But, even assuming that § 3582(c)(2) permits a claim based on the Fair Sentencing Act (as opposed to an amendment to the Sentencing Guidelines),*fn4 Burton's claim must fail because the Fair Sentencing Act does not apply retroactively to defendants who, like Burton, were sentenced before its effective date. See United States v. Reevey, 631 F.3d 110, 114--15 (3d Cir. 2010), cert. denied, Williams v. United States, 131 S. Ct. 2947 (2011).
Burton contends, however, that the failure to apply the Fair Sentencing Act retroactively denies him equal protection of the law in violation of the Fifth Amendment and constitutes cruel and unusual punishment in violation of the Eighth Amendment. There is simply no merit to these arguments.
Burton seems to make two equal-protection arguments. First, he contends that the Fair Sentencing Act was enacted to "eliminate [the] unjustifiable disparity between crack and powder cocaine offenders" and that, unless the Fair Sentencing Act is applied retroactively, he and other defendants who were sentenced before the act took effect will continue to be subject to that disparity and thus denied equal protection of the laws. (Mot. to Modify Sentence at 6.) But the Third Circuit has consistently rejected equal-protection challenges to the 100:1 crack-powder disparity that existed before the Fair Sentencing Act took effect, see United States v. Alton, 60 F.3d 1065, 1068--70 (3d Cir. 1995); United States v. Frazier, 981 F.2d 92, 95 (3d Cir. 1992), and the court has seen no reason to reconsider its holdings in light of the Fair Sentencing Act, see United States v. Moore, 435 F. App'x 125, 128 (3d Cir. 2011) (not precedential), cert. denied, 132 S. Ct. 357 (2011).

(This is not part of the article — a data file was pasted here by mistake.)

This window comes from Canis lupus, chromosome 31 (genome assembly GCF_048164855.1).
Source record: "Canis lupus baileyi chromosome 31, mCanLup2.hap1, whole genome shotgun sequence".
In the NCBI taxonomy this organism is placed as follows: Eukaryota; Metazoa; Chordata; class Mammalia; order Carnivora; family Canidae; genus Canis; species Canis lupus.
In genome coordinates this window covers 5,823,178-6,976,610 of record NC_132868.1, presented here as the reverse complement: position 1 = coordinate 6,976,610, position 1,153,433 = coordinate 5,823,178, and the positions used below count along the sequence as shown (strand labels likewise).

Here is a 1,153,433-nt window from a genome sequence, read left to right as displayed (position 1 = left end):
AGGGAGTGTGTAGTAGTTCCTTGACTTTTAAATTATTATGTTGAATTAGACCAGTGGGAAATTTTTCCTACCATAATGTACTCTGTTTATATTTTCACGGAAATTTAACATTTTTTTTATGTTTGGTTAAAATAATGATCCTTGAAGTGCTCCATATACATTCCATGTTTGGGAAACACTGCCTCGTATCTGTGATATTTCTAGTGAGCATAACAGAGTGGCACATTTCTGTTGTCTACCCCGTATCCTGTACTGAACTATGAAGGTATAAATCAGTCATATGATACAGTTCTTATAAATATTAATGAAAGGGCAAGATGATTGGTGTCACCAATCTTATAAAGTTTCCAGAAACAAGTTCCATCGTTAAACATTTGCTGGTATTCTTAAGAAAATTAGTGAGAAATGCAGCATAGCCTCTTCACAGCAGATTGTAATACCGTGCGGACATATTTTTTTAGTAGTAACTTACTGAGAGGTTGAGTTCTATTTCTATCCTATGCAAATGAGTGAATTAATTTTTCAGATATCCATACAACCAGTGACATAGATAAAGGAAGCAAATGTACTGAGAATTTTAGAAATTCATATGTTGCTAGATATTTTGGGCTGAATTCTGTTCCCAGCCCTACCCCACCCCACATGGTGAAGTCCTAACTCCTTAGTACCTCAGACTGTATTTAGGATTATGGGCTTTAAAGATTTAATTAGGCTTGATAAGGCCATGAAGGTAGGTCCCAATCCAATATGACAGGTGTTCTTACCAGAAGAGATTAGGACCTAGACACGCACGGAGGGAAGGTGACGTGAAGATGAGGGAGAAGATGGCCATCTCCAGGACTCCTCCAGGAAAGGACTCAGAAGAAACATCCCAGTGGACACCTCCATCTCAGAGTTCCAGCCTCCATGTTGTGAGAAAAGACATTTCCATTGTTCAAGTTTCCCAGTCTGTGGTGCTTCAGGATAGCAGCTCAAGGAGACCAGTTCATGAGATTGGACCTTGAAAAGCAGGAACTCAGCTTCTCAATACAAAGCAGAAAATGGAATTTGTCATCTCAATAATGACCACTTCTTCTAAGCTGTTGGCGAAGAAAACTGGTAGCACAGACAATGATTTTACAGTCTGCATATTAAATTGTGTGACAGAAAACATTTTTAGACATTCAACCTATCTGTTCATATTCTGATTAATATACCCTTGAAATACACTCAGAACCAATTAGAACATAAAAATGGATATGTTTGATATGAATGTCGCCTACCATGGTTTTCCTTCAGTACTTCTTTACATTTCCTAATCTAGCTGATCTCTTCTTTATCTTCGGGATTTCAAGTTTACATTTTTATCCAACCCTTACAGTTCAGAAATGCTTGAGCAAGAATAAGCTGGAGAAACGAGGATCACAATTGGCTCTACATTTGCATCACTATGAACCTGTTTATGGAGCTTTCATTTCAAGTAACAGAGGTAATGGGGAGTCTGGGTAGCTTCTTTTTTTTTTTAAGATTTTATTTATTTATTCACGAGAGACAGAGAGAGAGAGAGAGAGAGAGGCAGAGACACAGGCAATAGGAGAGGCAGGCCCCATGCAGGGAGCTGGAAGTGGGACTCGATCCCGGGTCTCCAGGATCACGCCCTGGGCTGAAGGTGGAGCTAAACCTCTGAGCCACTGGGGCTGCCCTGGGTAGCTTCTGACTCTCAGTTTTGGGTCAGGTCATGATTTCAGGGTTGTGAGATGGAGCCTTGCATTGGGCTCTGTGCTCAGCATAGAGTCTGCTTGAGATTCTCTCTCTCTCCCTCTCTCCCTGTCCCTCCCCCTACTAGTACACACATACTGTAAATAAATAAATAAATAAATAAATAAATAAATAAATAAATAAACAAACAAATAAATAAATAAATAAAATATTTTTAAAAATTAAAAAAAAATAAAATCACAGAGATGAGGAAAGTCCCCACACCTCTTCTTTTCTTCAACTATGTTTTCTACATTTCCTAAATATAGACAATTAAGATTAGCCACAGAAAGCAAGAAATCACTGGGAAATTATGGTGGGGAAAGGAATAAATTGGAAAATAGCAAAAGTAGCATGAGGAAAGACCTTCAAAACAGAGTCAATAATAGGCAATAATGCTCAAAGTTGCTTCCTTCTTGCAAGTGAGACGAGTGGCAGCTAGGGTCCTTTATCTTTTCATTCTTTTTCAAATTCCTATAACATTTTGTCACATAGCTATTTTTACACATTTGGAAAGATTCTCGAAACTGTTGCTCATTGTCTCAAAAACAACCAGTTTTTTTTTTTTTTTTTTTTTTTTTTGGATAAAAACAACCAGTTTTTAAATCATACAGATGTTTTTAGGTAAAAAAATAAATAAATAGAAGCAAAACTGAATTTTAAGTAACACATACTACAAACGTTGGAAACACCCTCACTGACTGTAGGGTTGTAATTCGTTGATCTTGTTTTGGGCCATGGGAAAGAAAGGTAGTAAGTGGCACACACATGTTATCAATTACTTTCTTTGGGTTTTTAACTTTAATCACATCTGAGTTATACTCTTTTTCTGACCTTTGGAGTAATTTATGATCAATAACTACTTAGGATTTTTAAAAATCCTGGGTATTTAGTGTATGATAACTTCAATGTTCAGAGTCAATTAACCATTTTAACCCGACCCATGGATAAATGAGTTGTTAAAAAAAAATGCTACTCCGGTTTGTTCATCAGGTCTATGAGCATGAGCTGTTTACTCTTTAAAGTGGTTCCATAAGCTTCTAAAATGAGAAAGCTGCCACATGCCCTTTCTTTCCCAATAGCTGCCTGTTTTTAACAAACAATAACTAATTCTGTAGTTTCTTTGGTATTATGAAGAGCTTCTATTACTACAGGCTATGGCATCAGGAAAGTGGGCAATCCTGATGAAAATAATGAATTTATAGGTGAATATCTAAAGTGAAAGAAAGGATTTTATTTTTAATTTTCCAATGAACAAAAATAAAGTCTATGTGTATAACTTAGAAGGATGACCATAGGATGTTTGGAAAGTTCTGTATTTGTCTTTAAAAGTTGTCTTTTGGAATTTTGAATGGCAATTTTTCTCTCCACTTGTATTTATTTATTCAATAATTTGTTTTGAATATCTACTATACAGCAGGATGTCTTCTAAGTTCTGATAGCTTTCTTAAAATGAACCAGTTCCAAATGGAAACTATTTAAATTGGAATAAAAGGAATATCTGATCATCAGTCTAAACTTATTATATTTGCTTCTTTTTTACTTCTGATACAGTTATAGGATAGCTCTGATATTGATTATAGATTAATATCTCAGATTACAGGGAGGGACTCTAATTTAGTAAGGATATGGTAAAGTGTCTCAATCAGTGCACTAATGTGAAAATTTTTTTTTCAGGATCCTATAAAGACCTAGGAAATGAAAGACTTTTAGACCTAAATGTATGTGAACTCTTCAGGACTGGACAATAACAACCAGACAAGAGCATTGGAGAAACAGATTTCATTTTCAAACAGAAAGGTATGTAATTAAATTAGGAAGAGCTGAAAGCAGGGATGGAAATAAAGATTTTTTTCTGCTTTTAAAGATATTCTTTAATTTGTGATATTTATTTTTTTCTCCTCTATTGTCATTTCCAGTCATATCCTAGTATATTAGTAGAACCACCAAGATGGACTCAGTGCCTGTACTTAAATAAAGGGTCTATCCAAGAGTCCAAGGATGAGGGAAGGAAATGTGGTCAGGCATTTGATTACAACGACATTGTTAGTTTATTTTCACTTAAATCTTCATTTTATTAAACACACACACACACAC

Second, Burton contends that the failure to apply the Fair Sentencing Act retroactively denies him equal protection by treating him differently from those defendants who were sentenced after the act took effect. But, as the Supreme Court has explained in connection with amendments to the Sentencing Guidelines, "[w]e are aware of no constitutional requirement of retroactivity that entitles defendants sentenced to a term of imprisonment to the benefit of subsequent Guidelines amendments." Dillon v. United States, 130 S. Ct. 2683, 2692 (2010). Similarly, there is no authority suggesting a constitutional requirement that "amendments to legislation that alter penalties but create no new rights, procedural or otherwise," be applied retroactively. United States v. Robinson, 405 F. App'x 72, 73 (7th Cir. 2010) (not precedential); accord United States v. McBride, 426 F. App'x 471, 474 (8th Cir. 2011) (not precedential).
Burton's Eighth Amendment argument is similarly unavailing. Burton contends that, with the enactment of the Fair Sentencing Act, Congress acknowledged that the 100:1 crack-powder ratio subjected crack offenders to grossly disproportionate and excessive sentences and that the failure to apply the Fair Sentencing Act retroactively would thus violate the Eighth Amendment. But the Third Circuit has held that neither the mandatory minimum sentences for crack offenses under 21 U.S.C. § 841 nor the 100:1 crack-powder ratio violates the Eighth Amendment's prohibition against cruel and unusual punishment, see ...